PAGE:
By Dr. Pat Brown
The principal end products from the fermentation of corn to ethanol at dry-mill ethanol plants are Distillers Dried Grains with Solubles (DDGS), Carbon Dioxide (CO2), and, of course, ethanol. Of these, DDGS is the product of economic interest to livestock producers. From a bushel of corn, an ethanol plant will produce 17 pounds DDGS, along with an equal amount of carbon dioxide. Advances in fermentation efficiency over the last decade have increased ethanol yields to slightly more than 2.8 gallons per bushel of corn.
As required under the Renewable Fuels Standard (RFS, 2005) and the Energy Independence and Security Act (EISA, 2007), this represents a three-fold increase in the amount of corn diverted to ethanol production since 2005. To meet mandated ethanol usage, almost all U.S. gasoline is now blended with 10% ethanol (E-10). An unforeseen problem, however, is looming for the ethanol industry. Gasoline consumption is declining in this country (Figure 1), and the industry faces the unexpected arrival of the “blend wall.” The onset of the blend wall points to a saturated market and is an indication that our ability to blend mandated amounts of corn-based ethanol into gasoline is not likely without consumer and automaker acceptance of E-15 blends (15% ethanol and 85% gasoline) and flex-fuel vehicles (E-85: 85% ethanol and 15% gasoline).
Data from U.S. Energy Independence Agency
For 2014, Dr. Robert Wisner, Biofuels Economist at Iowa State University, estimates that “the maximum feasible domestic ethanol market is approximately 13.0 billion gallons.” This is considerably less than the 14.4 billion gallons mandated for 2014 by the Energy Independence and Security Act. In large part, the early arrival of the blend wall occurred because gasoline use in the U.S. has declined since 2008, limiting the amount of ethanol that can be blended into E-10.
It is expected that gasoline consumption in the U.S. will continue to decline as government mandates to increase the average fuel efficiency of cars and light-trucks (35.5 mpg by 2016 and 54.5 mpg by 2025) take effect. Also, the required increases in the production of cellulosic ethanol and advanced biofuels will further burden the market with ethanol. [To date, it should be noted that commercial production of cellulosic ethanol has met with limited success.] Still, the RFS requires the production of 36 billion gallons of renewable fuels in 2022, with corn-based ethanol capped at 15 billion gallons per year after 2015. As the consequences of these regulations reach the fuel pump, one may ask “Is it possible to blend the mandated amount of ethanol into E-10?” A reasonable response would be “Not likely.” Thus, unless efforts to raise the blend wall are successful, the demand for corn-based ethanol may very well decline.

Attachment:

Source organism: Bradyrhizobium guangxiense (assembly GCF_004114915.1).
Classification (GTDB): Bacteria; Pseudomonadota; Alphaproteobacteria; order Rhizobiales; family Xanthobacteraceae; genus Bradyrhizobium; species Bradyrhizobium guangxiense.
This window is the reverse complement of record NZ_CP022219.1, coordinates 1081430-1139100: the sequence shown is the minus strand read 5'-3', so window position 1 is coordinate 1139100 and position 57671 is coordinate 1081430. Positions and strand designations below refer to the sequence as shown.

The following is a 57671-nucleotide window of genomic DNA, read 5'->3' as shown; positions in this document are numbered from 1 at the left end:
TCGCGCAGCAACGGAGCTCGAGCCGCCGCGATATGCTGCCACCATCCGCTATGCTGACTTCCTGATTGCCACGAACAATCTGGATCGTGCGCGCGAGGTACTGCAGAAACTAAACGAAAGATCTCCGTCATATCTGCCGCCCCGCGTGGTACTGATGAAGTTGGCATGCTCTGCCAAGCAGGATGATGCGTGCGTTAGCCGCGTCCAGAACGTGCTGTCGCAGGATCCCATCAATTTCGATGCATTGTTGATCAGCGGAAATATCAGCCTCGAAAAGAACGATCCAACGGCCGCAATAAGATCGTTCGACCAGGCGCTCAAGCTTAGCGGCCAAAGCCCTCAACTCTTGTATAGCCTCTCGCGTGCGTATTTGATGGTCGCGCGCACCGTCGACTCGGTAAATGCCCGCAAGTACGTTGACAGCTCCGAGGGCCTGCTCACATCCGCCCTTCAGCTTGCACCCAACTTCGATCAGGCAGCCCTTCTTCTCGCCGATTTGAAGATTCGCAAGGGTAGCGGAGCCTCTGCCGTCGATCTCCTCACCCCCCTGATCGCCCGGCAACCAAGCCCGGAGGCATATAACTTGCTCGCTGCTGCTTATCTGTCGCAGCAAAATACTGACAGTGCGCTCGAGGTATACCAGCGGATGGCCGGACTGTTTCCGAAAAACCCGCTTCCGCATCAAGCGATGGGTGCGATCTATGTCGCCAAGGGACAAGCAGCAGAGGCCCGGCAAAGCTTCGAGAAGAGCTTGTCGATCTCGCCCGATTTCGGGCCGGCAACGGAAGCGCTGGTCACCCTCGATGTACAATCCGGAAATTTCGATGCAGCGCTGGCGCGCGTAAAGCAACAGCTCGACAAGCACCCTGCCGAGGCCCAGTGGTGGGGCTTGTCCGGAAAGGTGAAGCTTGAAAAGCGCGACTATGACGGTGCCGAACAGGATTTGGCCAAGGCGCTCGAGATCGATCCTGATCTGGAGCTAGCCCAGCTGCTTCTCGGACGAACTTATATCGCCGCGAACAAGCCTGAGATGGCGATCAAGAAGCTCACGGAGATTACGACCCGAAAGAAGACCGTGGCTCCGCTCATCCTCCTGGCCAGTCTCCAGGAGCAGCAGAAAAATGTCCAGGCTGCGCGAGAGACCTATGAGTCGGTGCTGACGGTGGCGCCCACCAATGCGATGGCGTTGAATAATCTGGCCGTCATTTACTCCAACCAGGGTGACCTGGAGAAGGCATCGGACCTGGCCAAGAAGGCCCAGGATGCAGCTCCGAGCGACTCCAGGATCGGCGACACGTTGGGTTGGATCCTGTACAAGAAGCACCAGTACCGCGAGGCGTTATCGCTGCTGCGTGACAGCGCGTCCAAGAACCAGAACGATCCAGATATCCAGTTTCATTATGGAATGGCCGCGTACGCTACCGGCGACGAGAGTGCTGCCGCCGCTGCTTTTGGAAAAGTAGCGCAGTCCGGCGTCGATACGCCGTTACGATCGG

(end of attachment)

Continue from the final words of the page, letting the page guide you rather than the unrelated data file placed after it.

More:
This shift in future demand has clear implications for livestock producers. Chief among many is that as the blend wall is reached the growth of corn-based ethanol will come to an end, and the ethanol industry will no longer be the major determinant of corn prices. And, as we have seen this past fall, corn prices will decline if supply increases.
In years’ past, growth and feed efficiency of pigs fed diets balanced with DDGS would compete with that of pigs fed corn-soy diets. With DDGS priced at 80% to 90% of corn, these diets were very cost-effective. Today, however, DDGS is priced at 120% to 150% that of corn (due to very strong export demand). And with ethanol plants now extracting between 15% and 60% of the oil in DDGS, there is a predictable loss in net energy from reduced-oil DDGS (Figure 2). Still, when balanced against expensive soybean meal and affordable synthetic amino acids, reduced-oil DDGS can improve margin over feed costs when compared to corn-soy diets.
Data from Kansas State University, 2012
In Table 1, the projected feed cost savings are estimated for pigs weighing 50 to 285 pounds when fed diets balanced with 25% DDGS. In our example, we measured the impact of DDGS containing either 8.5% oil or 6.0% oil on margin. Because DDGS tends to be limiting in digestible lysine, these diets respond well to significant additions of crystalline lysine. It is important to note, however, that aggressive additions of crystalline lysine may aggravate a tryptophan deficiency, which can be corrected with additions of either soybean meal or tryptophan. For this illustration, the projections are based on diets without supplemental tryptophan. Corn was priced at $4.50 per bushel, soybean meal at $500 per ton, and DDGS at $200 per ton. The carcass price was set at $0.85 per pound.
In our model, DDGS containing 8.5% oil and priced at 125% of corn proved cost-effective. Its value would have increased more if synthetic tryptophan were included in the model, which would have permitted greater use of crystalline lysine. On the downside, the low-energy content of DDGS containing 6.0% oil did not compete well in our analysis. We believe that competitively-priced DDGS with appropriate levels of dietary oil provides value to grow-finish producers. Producers should be aware that there is the possibility for reduced performance exists when feeding diets balanced with low-oil DDGS. We welcome your questions on the value of DDGS in your finishing program. AK